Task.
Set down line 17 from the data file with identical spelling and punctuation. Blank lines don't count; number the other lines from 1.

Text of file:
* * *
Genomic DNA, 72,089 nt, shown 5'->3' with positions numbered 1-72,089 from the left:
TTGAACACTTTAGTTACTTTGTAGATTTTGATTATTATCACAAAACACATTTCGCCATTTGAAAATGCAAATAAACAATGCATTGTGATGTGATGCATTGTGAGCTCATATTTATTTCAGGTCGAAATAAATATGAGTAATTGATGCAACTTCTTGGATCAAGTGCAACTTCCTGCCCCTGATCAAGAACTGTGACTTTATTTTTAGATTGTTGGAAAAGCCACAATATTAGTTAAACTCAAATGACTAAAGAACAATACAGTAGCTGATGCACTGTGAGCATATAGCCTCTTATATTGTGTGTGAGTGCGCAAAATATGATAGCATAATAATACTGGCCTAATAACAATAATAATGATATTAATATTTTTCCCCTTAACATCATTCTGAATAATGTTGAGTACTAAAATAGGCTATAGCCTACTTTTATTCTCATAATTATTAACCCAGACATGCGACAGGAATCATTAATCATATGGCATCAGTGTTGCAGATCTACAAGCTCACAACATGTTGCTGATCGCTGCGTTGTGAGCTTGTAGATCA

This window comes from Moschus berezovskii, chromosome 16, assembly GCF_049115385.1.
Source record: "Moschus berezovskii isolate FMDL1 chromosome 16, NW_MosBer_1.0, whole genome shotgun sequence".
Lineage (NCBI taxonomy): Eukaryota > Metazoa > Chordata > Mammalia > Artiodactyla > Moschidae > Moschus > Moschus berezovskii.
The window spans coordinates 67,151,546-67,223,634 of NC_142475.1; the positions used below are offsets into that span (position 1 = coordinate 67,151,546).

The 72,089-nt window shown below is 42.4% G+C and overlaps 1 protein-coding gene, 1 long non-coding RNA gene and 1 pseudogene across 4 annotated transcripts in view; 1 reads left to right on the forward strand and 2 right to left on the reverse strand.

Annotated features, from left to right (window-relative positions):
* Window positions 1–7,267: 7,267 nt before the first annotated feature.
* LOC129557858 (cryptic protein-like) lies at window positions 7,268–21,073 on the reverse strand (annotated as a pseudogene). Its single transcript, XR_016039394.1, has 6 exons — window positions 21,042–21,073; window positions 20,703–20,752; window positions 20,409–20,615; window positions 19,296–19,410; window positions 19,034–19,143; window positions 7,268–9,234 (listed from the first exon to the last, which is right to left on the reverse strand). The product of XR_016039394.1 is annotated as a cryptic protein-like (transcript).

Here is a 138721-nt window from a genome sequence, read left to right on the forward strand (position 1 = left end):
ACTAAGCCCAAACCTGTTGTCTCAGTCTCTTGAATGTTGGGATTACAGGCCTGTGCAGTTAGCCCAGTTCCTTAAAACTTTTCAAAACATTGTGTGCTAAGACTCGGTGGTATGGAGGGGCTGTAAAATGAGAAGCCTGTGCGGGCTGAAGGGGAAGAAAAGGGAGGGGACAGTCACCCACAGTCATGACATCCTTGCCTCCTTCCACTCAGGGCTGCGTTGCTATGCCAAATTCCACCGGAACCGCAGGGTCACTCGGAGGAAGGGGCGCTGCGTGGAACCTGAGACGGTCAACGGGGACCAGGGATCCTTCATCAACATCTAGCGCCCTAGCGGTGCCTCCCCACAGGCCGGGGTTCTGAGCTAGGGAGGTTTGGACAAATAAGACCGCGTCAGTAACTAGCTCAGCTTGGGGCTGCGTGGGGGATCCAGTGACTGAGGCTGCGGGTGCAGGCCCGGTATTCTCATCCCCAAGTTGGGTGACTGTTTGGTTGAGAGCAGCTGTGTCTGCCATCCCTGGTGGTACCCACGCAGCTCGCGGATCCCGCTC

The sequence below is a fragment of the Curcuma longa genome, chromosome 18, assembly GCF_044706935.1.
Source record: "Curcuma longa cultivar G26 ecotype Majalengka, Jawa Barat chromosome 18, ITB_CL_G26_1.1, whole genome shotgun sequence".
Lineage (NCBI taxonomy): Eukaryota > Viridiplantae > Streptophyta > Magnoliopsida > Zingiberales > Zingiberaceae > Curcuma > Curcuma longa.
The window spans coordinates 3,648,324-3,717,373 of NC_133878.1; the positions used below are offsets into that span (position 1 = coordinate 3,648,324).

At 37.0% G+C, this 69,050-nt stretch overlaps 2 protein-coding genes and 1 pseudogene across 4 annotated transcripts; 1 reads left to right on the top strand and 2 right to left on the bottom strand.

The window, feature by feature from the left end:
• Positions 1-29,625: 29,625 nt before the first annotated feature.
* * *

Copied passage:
At 37.0% G+C, this 69,050-nt stretch overlaps 2 protein-coding genes and 1 pseudogene across 4 annotated transcripts; 1 reads left to right on the top strand and 2 right to left on the bottom strand.